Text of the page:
Prettier has changed my life. I wanted to learn more about how it worked, so I decided to take on a minor formatting bug I found in the most recent release. I've been wanting to spend more time documenting how I approach problems and learn new things, and this post is the result of that process.

So how does Prettier make my code, well, prettier?

Admittedly I only have a vague understanding of how Prettier works internally. What I know right now is that is has some means of parsing JavaScript (and other languages!) and reprinting it according to a predefined standard. In other words, magic, right?!

From the docs:

The basic idea is that the printer takes an AST and returns an intermediate representation of the output, and the printer uses that to generate a string. The advantage is that the printer can "measure" the IR and see if the output is going to fit on a line, and break if not.

That sentence is a lot to grok, but the gist is that for code to be formatted, it's put through a pipeline that looks roughly like this:

  1. Code is parsed and represented in a tree notation called an abstract syntax tree (AST). AST Explorer has a fantastic interactive demonstration for what this looks like. It's really cool seeing how your code is understood by the parser, and how a deceptively simple example can expand into hundreds of nodes on the tree.
  2. A printer uses that syntax tree to produce some kind of output that can be measured for length. I'm a little unclear on what the "intermediate representation" is or how that relates to the final output, but it's key to how Prettier works.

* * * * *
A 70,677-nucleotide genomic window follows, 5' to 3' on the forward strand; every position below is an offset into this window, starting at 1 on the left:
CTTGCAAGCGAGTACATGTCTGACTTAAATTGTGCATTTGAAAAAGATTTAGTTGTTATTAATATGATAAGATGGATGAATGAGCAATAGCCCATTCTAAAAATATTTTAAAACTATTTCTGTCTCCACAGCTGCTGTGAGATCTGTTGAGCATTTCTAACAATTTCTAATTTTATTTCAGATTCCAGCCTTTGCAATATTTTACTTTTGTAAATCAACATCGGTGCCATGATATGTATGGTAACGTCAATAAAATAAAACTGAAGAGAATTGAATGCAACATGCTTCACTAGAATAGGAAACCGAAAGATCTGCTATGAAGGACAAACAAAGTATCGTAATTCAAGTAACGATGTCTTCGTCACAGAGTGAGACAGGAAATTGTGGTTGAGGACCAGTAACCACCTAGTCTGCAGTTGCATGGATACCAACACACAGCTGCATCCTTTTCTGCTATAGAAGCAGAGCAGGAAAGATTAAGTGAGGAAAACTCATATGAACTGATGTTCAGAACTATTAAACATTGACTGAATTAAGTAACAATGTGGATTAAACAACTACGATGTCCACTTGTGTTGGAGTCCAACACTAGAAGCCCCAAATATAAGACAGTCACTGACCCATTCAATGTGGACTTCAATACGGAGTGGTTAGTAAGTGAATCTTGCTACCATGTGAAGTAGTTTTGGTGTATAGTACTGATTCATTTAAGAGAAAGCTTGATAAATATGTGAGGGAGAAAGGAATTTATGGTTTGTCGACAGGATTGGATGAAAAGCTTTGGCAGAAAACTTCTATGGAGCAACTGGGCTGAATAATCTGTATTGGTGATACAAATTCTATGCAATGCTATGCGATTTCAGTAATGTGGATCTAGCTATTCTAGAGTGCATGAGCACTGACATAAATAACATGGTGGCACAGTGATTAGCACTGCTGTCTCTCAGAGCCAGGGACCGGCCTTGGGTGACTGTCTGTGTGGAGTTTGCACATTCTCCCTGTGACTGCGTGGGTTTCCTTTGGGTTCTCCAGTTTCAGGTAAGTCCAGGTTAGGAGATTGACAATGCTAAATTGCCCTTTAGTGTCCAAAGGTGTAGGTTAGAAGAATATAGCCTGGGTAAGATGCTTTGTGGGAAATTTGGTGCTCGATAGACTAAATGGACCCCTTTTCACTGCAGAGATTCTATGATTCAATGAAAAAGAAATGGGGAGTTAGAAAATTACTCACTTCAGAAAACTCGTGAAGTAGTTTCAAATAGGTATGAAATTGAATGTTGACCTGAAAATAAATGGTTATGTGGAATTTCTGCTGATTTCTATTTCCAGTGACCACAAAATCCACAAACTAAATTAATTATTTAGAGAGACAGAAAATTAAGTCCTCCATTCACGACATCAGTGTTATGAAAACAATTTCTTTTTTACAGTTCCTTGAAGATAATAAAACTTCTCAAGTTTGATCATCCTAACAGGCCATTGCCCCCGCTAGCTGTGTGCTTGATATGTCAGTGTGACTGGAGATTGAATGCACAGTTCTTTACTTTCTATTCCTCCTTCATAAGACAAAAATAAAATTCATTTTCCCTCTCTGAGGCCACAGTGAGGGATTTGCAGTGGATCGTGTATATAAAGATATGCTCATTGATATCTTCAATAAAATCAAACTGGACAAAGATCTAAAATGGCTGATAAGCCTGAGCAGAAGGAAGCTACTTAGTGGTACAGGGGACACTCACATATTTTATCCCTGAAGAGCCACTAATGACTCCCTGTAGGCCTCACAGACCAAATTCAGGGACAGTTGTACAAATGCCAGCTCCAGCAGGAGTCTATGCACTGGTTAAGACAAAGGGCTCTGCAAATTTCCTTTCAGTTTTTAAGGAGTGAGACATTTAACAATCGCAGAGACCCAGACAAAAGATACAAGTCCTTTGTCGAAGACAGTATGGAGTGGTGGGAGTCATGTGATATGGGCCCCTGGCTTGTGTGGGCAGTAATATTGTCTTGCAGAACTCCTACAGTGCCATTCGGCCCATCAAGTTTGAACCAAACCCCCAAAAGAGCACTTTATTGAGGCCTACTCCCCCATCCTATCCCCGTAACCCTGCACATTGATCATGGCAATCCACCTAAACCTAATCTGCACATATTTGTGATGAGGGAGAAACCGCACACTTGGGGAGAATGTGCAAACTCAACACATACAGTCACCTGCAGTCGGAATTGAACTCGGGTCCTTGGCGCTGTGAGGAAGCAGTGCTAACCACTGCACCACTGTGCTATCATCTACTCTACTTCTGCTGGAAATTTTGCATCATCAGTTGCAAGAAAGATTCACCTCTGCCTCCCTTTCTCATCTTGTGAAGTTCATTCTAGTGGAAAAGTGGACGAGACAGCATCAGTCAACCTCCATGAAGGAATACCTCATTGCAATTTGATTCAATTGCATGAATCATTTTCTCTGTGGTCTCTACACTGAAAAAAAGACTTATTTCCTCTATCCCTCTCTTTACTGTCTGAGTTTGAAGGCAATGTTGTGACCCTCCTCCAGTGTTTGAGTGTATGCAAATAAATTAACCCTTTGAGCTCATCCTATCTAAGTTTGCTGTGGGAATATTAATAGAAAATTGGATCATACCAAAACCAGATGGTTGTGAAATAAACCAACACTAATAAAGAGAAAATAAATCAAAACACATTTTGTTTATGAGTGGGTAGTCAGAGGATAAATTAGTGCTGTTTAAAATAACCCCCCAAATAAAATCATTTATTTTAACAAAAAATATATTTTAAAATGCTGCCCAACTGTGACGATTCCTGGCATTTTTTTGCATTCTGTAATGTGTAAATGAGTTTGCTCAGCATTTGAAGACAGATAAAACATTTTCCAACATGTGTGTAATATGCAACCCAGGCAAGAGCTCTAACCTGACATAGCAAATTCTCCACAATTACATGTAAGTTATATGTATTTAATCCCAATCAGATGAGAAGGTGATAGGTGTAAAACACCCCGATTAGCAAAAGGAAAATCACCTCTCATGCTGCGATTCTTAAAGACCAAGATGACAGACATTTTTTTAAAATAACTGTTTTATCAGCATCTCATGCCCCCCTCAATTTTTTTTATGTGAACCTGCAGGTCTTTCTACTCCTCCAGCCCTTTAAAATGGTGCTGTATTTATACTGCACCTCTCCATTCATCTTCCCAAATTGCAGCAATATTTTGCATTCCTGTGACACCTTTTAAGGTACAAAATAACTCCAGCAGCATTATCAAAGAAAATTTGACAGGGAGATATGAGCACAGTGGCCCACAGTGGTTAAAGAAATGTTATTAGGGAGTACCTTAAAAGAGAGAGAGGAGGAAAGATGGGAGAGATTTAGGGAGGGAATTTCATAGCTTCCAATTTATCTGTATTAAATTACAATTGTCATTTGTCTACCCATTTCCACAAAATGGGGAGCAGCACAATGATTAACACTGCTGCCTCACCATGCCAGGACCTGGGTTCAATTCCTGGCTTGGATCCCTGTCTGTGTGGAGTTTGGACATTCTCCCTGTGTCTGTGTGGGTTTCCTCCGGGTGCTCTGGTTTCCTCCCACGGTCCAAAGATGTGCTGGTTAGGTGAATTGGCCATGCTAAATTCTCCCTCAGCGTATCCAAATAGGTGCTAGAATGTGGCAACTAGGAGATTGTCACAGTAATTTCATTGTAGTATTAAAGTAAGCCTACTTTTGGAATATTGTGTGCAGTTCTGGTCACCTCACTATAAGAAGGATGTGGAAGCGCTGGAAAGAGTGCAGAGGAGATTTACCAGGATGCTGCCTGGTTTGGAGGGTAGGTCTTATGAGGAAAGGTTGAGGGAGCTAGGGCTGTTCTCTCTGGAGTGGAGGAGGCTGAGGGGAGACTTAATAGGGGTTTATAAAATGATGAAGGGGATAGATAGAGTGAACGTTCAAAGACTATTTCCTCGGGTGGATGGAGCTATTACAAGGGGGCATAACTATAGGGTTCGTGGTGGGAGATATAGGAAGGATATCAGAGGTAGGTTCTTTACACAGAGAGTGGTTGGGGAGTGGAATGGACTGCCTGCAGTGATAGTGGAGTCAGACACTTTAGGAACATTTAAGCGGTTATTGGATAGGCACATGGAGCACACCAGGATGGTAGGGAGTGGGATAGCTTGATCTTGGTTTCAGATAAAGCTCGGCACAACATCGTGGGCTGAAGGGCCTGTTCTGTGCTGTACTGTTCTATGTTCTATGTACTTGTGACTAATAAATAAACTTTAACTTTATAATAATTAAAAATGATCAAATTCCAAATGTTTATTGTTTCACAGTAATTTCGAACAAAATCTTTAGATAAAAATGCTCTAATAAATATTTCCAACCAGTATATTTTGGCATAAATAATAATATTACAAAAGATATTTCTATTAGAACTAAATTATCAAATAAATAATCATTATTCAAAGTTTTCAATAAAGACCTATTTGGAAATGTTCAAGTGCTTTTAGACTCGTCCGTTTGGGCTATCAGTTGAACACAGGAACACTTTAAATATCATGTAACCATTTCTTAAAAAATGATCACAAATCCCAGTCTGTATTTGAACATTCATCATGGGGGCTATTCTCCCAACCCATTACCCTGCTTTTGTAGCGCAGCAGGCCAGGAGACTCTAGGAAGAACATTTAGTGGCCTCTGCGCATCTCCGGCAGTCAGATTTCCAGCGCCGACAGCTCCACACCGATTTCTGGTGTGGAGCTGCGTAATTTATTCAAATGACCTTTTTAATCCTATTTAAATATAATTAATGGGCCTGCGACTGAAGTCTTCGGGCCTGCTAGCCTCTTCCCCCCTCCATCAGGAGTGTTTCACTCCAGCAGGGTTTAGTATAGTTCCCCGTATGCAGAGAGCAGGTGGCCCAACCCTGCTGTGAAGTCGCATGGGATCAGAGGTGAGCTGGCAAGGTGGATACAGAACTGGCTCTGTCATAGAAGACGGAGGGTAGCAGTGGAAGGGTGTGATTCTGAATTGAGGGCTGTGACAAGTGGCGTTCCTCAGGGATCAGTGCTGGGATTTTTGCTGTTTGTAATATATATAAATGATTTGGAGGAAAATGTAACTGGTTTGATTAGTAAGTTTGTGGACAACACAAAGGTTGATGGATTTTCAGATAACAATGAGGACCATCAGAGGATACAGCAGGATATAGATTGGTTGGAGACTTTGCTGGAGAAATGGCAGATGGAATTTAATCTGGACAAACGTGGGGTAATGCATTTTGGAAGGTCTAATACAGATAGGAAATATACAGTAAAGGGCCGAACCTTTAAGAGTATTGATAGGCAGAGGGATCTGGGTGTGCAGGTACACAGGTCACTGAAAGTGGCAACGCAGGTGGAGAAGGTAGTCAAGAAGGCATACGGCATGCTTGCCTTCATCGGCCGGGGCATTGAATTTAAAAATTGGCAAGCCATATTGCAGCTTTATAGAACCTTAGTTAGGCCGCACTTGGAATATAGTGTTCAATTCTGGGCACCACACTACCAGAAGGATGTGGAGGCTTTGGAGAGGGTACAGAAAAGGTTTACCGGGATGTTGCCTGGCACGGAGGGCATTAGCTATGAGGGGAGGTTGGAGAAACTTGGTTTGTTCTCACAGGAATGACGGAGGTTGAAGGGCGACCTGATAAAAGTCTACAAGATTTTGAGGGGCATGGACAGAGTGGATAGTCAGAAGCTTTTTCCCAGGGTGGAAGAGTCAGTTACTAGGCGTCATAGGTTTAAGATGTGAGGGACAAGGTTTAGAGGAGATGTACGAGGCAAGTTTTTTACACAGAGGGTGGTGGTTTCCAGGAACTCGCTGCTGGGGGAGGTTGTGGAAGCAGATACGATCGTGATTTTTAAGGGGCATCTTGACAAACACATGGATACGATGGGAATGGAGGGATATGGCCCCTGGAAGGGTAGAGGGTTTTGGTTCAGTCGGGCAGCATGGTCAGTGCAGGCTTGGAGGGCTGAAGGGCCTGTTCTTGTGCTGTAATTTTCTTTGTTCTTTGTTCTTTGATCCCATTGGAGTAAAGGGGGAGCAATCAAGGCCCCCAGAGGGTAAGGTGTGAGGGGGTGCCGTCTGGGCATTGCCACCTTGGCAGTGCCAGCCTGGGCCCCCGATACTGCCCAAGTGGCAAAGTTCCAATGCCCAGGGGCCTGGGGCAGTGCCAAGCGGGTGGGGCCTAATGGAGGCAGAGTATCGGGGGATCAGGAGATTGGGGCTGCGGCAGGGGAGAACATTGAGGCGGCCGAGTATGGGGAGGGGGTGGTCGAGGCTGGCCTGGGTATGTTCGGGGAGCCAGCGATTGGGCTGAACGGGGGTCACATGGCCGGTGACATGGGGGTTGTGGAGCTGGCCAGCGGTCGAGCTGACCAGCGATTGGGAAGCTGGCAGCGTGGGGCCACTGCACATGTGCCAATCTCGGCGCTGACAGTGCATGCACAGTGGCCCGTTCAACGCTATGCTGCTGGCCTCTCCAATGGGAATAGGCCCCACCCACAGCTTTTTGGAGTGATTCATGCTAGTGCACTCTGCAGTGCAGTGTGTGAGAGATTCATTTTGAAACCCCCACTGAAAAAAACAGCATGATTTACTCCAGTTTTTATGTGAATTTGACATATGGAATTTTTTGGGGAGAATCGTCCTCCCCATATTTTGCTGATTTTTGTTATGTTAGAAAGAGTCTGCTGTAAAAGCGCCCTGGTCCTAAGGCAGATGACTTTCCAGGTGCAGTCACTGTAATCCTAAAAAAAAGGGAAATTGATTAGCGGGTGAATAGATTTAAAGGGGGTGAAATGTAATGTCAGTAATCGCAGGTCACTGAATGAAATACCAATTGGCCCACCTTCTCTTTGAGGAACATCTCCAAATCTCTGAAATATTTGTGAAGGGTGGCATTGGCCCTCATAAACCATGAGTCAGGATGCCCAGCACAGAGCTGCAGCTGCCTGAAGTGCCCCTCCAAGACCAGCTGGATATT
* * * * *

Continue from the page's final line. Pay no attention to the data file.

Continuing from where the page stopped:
3. The printer determines what can fit on the line and introduces line breaks to fit within the limit.

This is a very simplified look, since Prettier does quite a bit more, like attempting to preserve some style choices that already exist in the code.

A wild bug appears! πŸ¦‹

At SeatGeek we've been rolling out Prettier across our entire frontend codebase. I was upgrading it to a new version and came across a questionable change in one of our Enzyme tests:

Screenshot of a code diff that shows incorrect formatting.

It's harmless enough β€”Β the promise didn't make it onto a new line, and the indentation for the callback in the promise's call expression broke. But functionally it was still the same, so we proceeded with the upgrade and filed an issue with that context.

Side note: filing issues for Prettier is amazing. Their playground has a really handy button that opens a GitHub issue with the input and output already filled in. The authors have clearly put a ton of thought into creating a really solid developer experience.

A journey in fixing

Now that I have a moderately better understanding of how Prettier works internally, I'm ready to dive into the code. To kick it off, let's fork the repo, clone it, start it up, and write a unit test for this particular case.

Prettier uses jest for testing, so setup is painless.

yarn test

I see a couple warnings, but everything passes on the first run. Cool!

Figuring out where to put the test is honestly the first big challenge. I see tons of jsfmt.spec.js files in the test output, organized into directories. JavaScript tests seem to all have their own top-level directories, and other languages are filed away in subdirectories.

My test case seems to touch a few different areas, so should it go in the function directory? arrows? I don't know enough yet, so let's find an example pull request to borrow from. There are a couple candidates from the 1.7.0 release that reference member chains, and #2786 in particular seems the most promising, pointing to member and method-chain tests. Now I'm on the right track 🌟

Just for fun, let's pull some levers and see how this breaks. I'll watch the tests with...

yarn test method-chain -- --watch